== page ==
Writing for Comics with Peter David

Peter David headed one of my all-time favorite writing efforts when he did his run on the Hulk. In this book, he breaks down the writing process so that even a humble artist like me can understand.

Alan Moore's Writing For Comics Volume 1
Alan Moore's Writing For Comics Volume 1

I used not to pay attention to the writers of comics (I'm an artist after all) until I started to notice that all my favorite comics were written by a handful of the same people. One of my favorite writers was Peter David, and another was Alan Moore. In this short, easy to read volume, Alan Moore breaks down his approach to writing. Even a seasoned writer is bound to glean one or two indispensable takeaways from this book.


Advice from the Pros

The best tool we have is the one Eisner loved: the page turn. Think of the two pages on an open comic as a single piece. Set up a question in the last panel of the two page spread and don't answer it until the next pair of pages. You can create a cliffhanger every two pages. -- Gene Ha

Advice from Alan Moore

Storytelling from the Artist's Perspective

Wizard How to Draw: Storytelling (The Best of Wizard Basic Training)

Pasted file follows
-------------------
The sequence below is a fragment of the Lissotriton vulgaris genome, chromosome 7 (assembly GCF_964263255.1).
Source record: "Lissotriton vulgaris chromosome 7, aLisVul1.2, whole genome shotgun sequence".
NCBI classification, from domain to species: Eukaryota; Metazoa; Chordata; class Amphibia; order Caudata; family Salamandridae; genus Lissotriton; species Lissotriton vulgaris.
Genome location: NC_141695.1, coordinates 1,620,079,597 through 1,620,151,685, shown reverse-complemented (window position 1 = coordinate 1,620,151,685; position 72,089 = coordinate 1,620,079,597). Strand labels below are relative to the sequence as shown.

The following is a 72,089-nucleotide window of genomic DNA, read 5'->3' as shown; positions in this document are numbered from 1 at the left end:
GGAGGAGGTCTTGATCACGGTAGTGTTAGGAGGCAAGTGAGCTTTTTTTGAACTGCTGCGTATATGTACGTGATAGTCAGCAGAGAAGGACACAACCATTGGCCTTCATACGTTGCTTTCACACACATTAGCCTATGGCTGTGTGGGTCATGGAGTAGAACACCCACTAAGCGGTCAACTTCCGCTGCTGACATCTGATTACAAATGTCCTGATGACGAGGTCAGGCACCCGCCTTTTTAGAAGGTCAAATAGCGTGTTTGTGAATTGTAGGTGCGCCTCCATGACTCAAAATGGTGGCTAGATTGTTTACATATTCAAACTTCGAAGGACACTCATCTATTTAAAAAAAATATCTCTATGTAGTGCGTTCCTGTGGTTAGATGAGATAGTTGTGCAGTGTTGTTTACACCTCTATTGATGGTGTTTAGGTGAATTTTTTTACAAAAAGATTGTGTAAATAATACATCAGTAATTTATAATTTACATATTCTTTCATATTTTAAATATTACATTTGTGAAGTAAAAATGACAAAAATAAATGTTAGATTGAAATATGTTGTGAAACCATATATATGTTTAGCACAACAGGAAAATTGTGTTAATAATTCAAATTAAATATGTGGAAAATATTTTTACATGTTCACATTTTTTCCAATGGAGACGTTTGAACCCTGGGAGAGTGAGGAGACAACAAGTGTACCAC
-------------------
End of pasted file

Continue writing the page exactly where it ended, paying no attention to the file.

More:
Wizard How to Draw: Storytelling (The Best of Wizard Basic Training)

This book is a collection of columns originally published in Wizard magazine by comic book artists discussing various tricks of the trade.

Comics & Sequential Art
Comics & Sequential Art

Will Eisner is the godfather of comics and an early mentor of Jack Kirby. His approach to drawing comics was groundbreaking in its day yet is still relevant today.

Graphic Storytelling and Visual Narrative
Graphic Storytelling and Visual Narrative

Did I mention Will Eisner was the godfather of comics? We should study everything this creator had to say on the subject, so don't pass up the opportunity to learn from a master.


Part 3:

Learn Technique

Drawing Process

Step One: Create rough concept at about 3 x 5 inches.

Step Two: Blow up rough and use a light box to create a refined drawing on 11 x 17 inch paper.

Step Three: Ink artwork.

The rough stage doesn't take very long. I drew this rough at about 3 by 5 inches. In this case, I blew it up in Photoshop and printed it out one 11 x 17 inch paper. Since I was doing tight pencils and not inks, I put it on the light box and did a tight rendering using a 4H pencil, which is pretty hard and doesn't smear. The last step is inking the 11 x 17 inch pencil drawing.

Creator Tip: Try Working Small